Archive for category: Mythbuster

Morphine Kills in Acute Decompensated Heart Failure

08 Jun
June 8, 2015

Background: Intravenous morphine use has been reported in nearly one of seven patients hospitalized with acute decompensated heart failure (ADHF). I have anecdotally, even seen physicians giving morphine as a “first-line” agent: Nitroglycerine, Non-Invasive Positive Pressure Ventilation (NIPPV), and Morphine. There is surprisingly little evidence supporting routine use of morphine in ADHF, and no major […]

Mythbuster: Administration of Vasopressors Through Peripheral Intravenous Access

28 May
May 28, 2015

Background: Vasopressors are frequently used in critically ill patients with hemodynamic instability both in the emergency department (ED) as well as intensive care units (ICUs). Typically, vasopressors are given through central venous catheters (CVCs) as opposed to peripheral intravenous (PIV) access due to the concerns about adverse events (i.e. tissue ischemia/necrosis) associated with extravasation through […]

Do Patients with Posterior Epistaxis Managed by Posterior Packs Require ICU Admission?

13 Apr
April 13, 2015

This post is part 2 of epistaxis dogma. In the first post, we discussed the (dis)utility of prophylactic antibiotics in patients with epistaxis who require nasal packing. Here, we will take on dogma #2: Dogma #2: Patients with posterior packs for epistaxis should be admitted to the ICU for continuous monitoring due to the risk […]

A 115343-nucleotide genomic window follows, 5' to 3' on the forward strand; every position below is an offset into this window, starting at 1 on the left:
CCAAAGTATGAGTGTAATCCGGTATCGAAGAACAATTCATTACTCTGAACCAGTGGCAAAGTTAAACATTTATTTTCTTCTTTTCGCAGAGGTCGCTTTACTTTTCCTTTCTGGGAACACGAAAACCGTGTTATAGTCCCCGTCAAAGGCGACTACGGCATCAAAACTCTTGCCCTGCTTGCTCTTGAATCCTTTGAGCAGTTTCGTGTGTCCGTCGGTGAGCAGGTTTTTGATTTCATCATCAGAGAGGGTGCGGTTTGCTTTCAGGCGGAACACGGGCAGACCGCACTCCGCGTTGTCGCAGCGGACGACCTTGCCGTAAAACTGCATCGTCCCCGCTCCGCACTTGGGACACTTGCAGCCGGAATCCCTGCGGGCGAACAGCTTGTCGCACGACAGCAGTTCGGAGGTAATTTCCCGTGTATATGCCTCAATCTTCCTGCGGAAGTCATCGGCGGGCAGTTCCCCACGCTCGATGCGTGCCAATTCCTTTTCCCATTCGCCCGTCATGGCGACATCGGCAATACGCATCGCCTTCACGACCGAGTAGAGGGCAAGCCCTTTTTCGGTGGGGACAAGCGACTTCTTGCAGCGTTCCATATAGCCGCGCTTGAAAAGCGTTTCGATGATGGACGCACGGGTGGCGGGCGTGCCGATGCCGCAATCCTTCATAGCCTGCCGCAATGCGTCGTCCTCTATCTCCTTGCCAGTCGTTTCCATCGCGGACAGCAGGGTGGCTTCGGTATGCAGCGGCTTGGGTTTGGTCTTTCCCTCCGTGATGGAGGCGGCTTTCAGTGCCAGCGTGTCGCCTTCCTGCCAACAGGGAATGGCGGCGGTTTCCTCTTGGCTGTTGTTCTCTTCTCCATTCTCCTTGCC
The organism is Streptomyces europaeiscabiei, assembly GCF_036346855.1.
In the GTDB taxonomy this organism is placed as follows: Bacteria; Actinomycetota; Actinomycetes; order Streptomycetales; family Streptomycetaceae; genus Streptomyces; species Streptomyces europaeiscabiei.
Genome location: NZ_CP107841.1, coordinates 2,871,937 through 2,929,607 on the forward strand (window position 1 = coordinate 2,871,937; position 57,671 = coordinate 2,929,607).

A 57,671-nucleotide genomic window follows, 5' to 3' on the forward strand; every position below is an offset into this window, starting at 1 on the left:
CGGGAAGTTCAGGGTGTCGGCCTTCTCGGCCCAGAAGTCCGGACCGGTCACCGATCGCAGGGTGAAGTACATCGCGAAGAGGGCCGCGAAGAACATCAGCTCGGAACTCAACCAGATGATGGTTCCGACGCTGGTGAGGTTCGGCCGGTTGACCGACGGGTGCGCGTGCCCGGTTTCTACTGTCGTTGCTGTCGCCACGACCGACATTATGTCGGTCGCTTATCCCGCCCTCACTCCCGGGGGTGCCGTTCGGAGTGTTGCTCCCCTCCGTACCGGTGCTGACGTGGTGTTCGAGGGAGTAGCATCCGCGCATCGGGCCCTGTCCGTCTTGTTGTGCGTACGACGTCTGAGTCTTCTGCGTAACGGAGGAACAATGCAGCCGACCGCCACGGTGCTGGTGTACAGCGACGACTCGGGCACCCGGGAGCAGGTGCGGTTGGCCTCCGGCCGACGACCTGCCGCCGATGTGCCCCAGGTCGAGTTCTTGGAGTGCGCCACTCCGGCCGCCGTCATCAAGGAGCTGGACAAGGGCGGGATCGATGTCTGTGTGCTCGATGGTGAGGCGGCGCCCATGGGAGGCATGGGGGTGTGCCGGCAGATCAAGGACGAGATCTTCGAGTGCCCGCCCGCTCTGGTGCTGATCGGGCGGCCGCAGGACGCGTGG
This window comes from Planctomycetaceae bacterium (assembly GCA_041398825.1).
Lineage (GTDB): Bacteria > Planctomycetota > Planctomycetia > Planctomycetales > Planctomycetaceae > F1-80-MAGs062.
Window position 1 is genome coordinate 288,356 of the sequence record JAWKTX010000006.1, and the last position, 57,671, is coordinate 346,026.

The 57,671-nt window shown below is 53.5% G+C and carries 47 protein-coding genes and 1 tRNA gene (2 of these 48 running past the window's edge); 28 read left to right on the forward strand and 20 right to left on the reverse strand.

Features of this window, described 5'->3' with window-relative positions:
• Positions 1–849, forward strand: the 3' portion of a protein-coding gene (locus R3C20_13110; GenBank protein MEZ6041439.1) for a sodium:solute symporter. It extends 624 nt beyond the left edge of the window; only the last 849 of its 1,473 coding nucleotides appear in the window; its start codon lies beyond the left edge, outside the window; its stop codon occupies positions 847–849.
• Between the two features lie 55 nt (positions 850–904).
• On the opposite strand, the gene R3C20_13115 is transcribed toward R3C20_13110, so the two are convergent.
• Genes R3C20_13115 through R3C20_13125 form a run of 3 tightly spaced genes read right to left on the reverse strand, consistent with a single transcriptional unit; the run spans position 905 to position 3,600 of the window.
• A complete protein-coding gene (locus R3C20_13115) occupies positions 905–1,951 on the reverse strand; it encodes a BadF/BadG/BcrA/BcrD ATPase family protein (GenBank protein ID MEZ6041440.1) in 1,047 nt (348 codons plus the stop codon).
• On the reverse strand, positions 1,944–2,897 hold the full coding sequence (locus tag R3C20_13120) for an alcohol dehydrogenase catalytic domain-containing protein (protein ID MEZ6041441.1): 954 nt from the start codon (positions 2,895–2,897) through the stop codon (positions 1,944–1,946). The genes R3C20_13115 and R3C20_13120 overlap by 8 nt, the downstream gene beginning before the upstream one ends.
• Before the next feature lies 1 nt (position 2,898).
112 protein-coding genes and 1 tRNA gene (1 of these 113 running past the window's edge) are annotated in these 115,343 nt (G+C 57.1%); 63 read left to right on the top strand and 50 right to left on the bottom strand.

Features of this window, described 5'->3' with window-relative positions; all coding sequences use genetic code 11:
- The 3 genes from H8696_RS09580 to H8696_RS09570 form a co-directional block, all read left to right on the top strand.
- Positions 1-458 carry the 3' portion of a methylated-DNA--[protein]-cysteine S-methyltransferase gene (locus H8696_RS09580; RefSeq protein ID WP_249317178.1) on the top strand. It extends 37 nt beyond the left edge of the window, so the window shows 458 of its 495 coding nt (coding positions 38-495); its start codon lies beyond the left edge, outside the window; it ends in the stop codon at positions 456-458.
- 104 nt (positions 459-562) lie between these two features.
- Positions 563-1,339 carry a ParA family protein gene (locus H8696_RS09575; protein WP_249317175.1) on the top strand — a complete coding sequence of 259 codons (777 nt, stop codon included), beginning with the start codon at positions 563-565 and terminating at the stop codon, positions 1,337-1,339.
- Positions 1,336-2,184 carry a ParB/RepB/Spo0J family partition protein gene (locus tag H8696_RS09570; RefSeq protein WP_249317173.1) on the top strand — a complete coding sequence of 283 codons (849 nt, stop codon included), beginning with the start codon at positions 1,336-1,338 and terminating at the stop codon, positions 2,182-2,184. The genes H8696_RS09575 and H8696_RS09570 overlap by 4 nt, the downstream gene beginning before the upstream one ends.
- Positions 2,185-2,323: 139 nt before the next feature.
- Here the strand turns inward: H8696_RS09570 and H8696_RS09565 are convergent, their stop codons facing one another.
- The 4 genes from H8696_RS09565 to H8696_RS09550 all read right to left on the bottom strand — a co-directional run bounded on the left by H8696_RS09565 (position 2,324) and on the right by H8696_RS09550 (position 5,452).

Lidocaine + Bupivacaine vs Bupivacaine Alone for Digital Nerve Blocks

09 Apr
April 9, 2015

When I first learned digital nerve blocks in the late 1990’s I was taught to mix Lidocaine and Bupivacaine 50/50 to provide faster onset (Lidocaine) and a longer duration of action (Bupivacaine). My use of two agents for digital nerve blocks was recently questioned by one of my colleagues. Any time additional medications are drawn […]

Do Patients with Epistaxis Managed by Nasal Packing Require Prophylactic Antibiotics?

30 Mar
March 30, 2015

Epistaxis is a common Emergency Department (ED) complaint with over 450,000 visits per year and a lifetime incidence of 60% (Gifford 2008, Pallin 2005). Posterior epistaxis is considerably less common than anterior epistaxis and represents about 5-10% of all presentations. Many patients with posterior epistaxis will be managed with a posterior pack and admitted for […]

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